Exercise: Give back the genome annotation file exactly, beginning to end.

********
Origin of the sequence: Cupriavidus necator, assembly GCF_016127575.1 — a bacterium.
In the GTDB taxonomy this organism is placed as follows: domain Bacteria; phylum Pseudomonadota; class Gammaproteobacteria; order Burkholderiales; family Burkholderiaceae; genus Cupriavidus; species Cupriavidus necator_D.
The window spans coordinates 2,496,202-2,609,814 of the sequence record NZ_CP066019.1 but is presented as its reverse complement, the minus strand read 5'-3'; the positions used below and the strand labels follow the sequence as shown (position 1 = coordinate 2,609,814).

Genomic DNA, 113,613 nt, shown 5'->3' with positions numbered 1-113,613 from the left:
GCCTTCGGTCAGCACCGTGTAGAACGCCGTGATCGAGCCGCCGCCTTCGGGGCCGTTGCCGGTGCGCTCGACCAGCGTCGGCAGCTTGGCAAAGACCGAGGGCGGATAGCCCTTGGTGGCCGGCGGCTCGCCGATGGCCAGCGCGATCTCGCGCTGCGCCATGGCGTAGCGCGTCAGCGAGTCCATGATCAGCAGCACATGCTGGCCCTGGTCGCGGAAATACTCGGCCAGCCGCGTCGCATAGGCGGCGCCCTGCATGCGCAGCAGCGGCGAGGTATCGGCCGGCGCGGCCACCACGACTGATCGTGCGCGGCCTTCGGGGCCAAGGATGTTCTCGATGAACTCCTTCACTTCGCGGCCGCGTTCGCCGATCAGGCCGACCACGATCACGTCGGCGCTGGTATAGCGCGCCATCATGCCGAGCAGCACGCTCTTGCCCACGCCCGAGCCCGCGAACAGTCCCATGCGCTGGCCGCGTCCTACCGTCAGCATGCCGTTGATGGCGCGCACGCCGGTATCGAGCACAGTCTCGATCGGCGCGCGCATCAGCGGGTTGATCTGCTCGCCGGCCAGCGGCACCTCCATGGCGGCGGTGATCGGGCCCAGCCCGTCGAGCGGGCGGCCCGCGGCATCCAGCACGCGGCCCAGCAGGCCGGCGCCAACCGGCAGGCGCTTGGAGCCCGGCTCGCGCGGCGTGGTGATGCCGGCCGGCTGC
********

Origin of the sequence: Cupriavidus necator, assembly GCF_016127575.1 — a bacterium.
In the GTDB taxonomy this organism is placed as follows: domain Bacteria; phylum Pseudomonadota; class Gammaproteobacteria; order Burkholderiales; family Burkholderiaceae; genus Cupriavidus; species Cupriavidus necator_D.
The window spans coordinates 2,496,202-2,609,814 of the sequence record NZ_CP066019.1 but is presented as its reverse complement, the minus strand read 5'-3'; the positions used below and the strand labels follow the sequence as shown (position 1 = coordinate 2,609,814).

Genomic DNA, 113,613 nt, shown 5'->3' with positions numbered 1-113,613 from the left:
GCCTTCGGTCAGCACCGTGTAGAACGCCGTGATCGAGCCGCCGCCTTCGGGGCCGTTGCCGGTGCGCTCGACCAGCGTCGGCAGCTTGGCAAAGACCGAGGGCGGATAGCCCTTGGTGGCCGGCGGCTCGCCGATGGCCAGCGCGATCTCGCGCTGCGCCATGGCGTAGCGCGTCAGCGAGTCCATGATCAGCAGCACATGCTGGCCCTGGTCGCGGAAATACTCGGCCAGCCGCGTCGCATAGGCGGCGCCCTGCATGCGCAGCAGCGGCGAGGTATCGGCCGGCGCGGCCACCACGACTGATCGTGCGCGGCCTTCGGGGCCAAGGATGTTCTCGATGAACTCCTTCACTTCGCGGCCGCGTTCGCCGATCAGGCCGACCACGATCACGTCGGCGCTGGTATAGCGCGCCATCATGCCGAGCAGCACGCTCTTGCCCACGCCCGAGCCCGCGAACAGTCCCATGCGCTGGCCGCGTCCTACCGTCAGCATGCCGTTGATGGCGCGCACGCCGGTATCGAGCACAGTCTCGATCGGCGCGCGCATCAGCGGGTTGATCTGCTCGCCGGCCAGCGGCACCTCCATGGCGGCGGTGATCGGGCCCAGCCCGTCGAGCGGGCGGCCCGCGGCATCCAGCACGCGGCCCAGCAGGCCGGCGCCAACCGGCAGGCGCTTGGAGCCCGGCTCGCGCGGCGTGGTGATGCCGGCCGGCTGC